Rambus this week said that it will officially introduce its all-new datacenter-class dynamic random access memory (DRAM) architecture in the coming weeks. The new DRAM is expected to shrink latencies and increase capacities of computer memory chips, something that is tremendously important for servers working with big data and in-memory databases.
“We are gearing up for a new product announcement just ahead of the Intel developer forum next month,” said Ron Black, chief executive officer of Rambus, during a conference call with investors and financial analysts. “This product pertains to two of the strategic memory programs we have discussed previously.”
Earlier this year Rambus disclosed that it was working on a new DRAM architecture aimed specifically at datacenters. The new DRAM tech was supposed to solve challenges associated with capacities and latencies of DRAM for servers. Rambus also indicated that at least two major producers of memory were interested in its new DRAM type.
This time the company did not reveal many additional details about the new memory architecture, but it did reiterate that the new type of memory will not replace NAND flash, but is designed to be a new DRAM technology.
“We have been working for the past few years to make our IP consumable taking our intuitive technologies and expertise in the memory space and packaging it into a product that will help improve server-based memory performance,” said Mr. Black. “Our product while not related to storage class memory architectures, as some had speculated, will improve both bandwidth and capacity requirements to meet the growing needs of the datacenter.”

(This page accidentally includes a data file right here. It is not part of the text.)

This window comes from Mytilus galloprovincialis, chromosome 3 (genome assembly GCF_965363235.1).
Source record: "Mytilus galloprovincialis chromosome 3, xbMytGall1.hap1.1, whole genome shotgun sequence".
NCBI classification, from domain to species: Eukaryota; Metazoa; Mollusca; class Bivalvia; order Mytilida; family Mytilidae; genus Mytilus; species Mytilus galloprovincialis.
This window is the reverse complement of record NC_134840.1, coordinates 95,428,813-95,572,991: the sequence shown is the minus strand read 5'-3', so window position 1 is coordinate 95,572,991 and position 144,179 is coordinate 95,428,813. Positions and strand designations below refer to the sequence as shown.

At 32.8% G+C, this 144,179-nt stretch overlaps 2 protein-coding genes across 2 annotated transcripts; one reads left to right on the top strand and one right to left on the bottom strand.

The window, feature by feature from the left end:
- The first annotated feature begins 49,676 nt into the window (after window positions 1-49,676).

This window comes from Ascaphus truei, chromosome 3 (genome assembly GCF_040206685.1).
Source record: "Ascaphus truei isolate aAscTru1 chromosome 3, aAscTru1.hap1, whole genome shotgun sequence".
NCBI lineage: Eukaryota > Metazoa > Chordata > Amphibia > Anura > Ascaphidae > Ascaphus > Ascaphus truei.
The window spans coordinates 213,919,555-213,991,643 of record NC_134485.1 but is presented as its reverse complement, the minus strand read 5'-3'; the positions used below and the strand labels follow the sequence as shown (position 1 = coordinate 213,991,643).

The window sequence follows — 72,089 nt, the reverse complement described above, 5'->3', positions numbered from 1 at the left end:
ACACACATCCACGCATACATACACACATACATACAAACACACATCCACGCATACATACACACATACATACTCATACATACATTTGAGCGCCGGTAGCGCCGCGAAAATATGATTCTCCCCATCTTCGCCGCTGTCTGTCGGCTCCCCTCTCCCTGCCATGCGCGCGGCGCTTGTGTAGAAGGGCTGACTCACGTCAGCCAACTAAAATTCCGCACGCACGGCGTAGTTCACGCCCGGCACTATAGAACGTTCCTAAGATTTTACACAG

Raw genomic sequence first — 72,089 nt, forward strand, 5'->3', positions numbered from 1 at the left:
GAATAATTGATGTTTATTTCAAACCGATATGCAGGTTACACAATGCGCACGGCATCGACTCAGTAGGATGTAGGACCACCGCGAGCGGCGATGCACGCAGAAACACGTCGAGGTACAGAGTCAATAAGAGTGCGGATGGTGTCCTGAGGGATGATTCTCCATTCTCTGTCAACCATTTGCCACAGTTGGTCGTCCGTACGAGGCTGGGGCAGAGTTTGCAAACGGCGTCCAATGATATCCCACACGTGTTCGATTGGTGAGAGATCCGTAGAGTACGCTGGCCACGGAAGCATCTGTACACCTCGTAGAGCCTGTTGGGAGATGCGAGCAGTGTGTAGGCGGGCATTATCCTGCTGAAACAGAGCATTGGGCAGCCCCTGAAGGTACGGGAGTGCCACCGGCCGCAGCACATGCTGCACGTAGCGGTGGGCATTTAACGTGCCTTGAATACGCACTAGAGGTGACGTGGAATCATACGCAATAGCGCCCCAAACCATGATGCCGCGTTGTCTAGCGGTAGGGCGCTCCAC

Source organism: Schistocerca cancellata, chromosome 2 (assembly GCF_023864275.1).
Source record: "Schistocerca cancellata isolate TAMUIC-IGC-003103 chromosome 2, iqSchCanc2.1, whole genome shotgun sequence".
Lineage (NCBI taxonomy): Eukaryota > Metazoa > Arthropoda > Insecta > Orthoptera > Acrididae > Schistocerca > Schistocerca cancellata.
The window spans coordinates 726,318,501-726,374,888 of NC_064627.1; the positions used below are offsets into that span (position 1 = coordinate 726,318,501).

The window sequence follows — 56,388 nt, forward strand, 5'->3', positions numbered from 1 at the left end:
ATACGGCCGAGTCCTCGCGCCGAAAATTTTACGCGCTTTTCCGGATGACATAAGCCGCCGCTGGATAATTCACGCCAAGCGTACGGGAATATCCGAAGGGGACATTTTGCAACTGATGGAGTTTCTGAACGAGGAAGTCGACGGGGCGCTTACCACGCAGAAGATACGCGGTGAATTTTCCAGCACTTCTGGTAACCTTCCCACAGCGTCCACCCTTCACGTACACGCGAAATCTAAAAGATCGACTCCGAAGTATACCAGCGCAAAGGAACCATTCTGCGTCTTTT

It is noteworthy that Rambus will discuss the new technology ahead of Intel developer forum, not at the IDF, which may indicate that its new type of DRAM is not exactly a part of Intel’s roadmap.
Although Rambus’ RDRAM, XDR, XDR2 and mobile XDR memory architectures sported a lot of advantages compared to industry-standard types of DRAM, they have never managed to become popular on the market due to multiple reasons. Therefore, if Rambus wants its datacenter memory type to become popular, it will need to make it a breakthrough. Moreover, somehow Rambus will have to convince Intel Corp. to support its new DRAM architecture. Intel’s upcoming Xeon “Skylake” processors will support over 6TB of memory per socket, hence, they will hardly need to support a proprietary type of memory.
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KitGuru Says: Without any doubts, Rambus engineers are capable of developing breakthrough memory architectures. However, it looks like Intel and its partners already have solutions that are based on industry-standard products and technologies. As a result, Rambus’ proprietary memory types may simply not be needed…